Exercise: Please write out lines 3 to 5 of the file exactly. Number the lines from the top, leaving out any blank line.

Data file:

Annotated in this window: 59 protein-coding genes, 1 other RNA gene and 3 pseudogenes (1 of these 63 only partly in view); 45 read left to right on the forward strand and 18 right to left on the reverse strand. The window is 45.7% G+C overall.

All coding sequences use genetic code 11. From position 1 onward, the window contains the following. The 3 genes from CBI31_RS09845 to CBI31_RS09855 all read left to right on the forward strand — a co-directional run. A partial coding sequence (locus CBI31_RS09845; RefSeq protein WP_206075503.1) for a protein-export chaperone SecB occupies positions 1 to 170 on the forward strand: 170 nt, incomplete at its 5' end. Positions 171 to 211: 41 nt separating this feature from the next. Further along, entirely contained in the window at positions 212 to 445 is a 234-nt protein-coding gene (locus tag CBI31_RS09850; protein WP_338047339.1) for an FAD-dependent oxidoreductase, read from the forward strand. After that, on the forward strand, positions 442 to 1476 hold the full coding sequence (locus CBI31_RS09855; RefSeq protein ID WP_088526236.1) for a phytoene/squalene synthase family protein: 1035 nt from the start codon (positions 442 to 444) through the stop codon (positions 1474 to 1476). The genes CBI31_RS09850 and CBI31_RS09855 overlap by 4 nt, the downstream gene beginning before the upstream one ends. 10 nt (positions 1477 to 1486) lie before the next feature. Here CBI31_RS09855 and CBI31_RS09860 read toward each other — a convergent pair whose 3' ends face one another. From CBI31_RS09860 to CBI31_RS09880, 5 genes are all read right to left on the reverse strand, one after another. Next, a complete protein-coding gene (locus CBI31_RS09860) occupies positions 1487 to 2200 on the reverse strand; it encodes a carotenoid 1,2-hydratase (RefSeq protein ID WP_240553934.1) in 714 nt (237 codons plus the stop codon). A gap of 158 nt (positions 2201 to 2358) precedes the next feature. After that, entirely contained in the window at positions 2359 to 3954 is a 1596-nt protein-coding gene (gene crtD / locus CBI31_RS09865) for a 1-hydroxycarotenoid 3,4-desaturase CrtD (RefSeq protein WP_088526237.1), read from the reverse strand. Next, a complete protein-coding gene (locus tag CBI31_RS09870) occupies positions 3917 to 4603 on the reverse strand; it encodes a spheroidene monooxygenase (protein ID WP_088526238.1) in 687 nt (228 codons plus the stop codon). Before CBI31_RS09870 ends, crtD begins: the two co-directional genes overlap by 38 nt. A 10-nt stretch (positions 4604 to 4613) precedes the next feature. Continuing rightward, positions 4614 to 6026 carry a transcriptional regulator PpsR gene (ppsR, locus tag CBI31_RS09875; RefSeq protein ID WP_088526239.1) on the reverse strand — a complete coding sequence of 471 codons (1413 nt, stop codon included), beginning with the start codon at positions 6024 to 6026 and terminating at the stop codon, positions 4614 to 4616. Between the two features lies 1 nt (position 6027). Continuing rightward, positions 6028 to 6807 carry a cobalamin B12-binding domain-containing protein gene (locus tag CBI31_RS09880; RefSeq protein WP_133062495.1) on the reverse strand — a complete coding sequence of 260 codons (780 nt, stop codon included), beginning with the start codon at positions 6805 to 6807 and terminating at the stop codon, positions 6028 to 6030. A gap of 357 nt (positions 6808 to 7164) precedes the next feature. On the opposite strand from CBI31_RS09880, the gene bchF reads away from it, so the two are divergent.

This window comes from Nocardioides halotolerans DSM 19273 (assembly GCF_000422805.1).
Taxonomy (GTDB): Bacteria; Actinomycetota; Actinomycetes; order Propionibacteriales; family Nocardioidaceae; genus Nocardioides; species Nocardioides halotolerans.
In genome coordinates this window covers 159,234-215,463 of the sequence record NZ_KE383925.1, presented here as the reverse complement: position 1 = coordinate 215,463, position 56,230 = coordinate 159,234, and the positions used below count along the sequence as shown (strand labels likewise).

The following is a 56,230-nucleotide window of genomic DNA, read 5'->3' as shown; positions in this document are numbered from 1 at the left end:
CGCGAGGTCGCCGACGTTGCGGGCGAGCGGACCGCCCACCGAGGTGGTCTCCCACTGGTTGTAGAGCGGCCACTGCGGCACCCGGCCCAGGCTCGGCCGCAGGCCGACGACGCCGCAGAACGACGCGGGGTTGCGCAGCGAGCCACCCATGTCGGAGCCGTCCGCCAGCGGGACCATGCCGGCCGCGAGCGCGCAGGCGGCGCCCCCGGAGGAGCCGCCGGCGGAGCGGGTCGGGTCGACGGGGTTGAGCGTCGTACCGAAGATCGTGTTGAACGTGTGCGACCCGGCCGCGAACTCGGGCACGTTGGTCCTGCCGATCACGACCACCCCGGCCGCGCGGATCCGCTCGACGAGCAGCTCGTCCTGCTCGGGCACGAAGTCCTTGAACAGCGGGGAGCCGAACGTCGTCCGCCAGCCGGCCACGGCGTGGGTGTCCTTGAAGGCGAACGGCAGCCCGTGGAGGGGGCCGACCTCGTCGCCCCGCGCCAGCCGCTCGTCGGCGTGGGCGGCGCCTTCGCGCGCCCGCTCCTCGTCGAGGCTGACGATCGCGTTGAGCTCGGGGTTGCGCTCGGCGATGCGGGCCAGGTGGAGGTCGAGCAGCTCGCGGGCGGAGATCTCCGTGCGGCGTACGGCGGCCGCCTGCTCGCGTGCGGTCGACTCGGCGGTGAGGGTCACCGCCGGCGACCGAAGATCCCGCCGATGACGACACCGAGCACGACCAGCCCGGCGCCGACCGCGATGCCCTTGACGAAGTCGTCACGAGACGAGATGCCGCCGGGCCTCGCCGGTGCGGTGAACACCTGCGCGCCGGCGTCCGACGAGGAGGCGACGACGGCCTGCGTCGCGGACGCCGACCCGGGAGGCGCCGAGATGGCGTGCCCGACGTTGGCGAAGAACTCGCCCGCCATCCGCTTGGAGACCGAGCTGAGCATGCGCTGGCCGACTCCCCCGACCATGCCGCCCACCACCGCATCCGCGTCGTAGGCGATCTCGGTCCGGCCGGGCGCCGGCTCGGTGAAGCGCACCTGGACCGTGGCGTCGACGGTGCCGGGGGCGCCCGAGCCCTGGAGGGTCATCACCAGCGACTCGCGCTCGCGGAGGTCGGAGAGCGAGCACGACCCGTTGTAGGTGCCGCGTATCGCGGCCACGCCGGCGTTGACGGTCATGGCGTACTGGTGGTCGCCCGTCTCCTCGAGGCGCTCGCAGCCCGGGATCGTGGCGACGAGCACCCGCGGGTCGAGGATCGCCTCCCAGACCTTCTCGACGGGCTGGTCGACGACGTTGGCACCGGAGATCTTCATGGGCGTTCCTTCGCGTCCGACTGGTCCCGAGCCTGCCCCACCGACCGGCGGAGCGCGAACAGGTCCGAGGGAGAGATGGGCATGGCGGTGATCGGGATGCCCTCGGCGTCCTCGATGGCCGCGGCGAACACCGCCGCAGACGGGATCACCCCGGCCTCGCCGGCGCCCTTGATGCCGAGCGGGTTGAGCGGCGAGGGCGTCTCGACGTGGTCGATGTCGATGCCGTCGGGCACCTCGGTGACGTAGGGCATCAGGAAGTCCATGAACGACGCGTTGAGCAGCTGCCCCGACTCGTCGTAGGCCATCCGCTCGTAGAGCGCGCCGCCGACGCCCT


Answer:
This window comes from Nocardioides halotolerans DSM 19273 (assembly GCF_000422805.1).
Taxonomy (GTDB): Bacteria; Actinomycetota; Actinomycetes; order Propionibacteriales; family Nocardioidaceae; genus Nocardioides; species Nocardioides halotolerans.
In genome coordinates this window covers 159,234-215,463 of the sequence record NZ_KE383925.1, presented here as the reverse complement: position 1 = coordinate 215,463, position 56,230 = coordinate 159,234, and the positions used below count along the sequence as shown (strand labels likewise).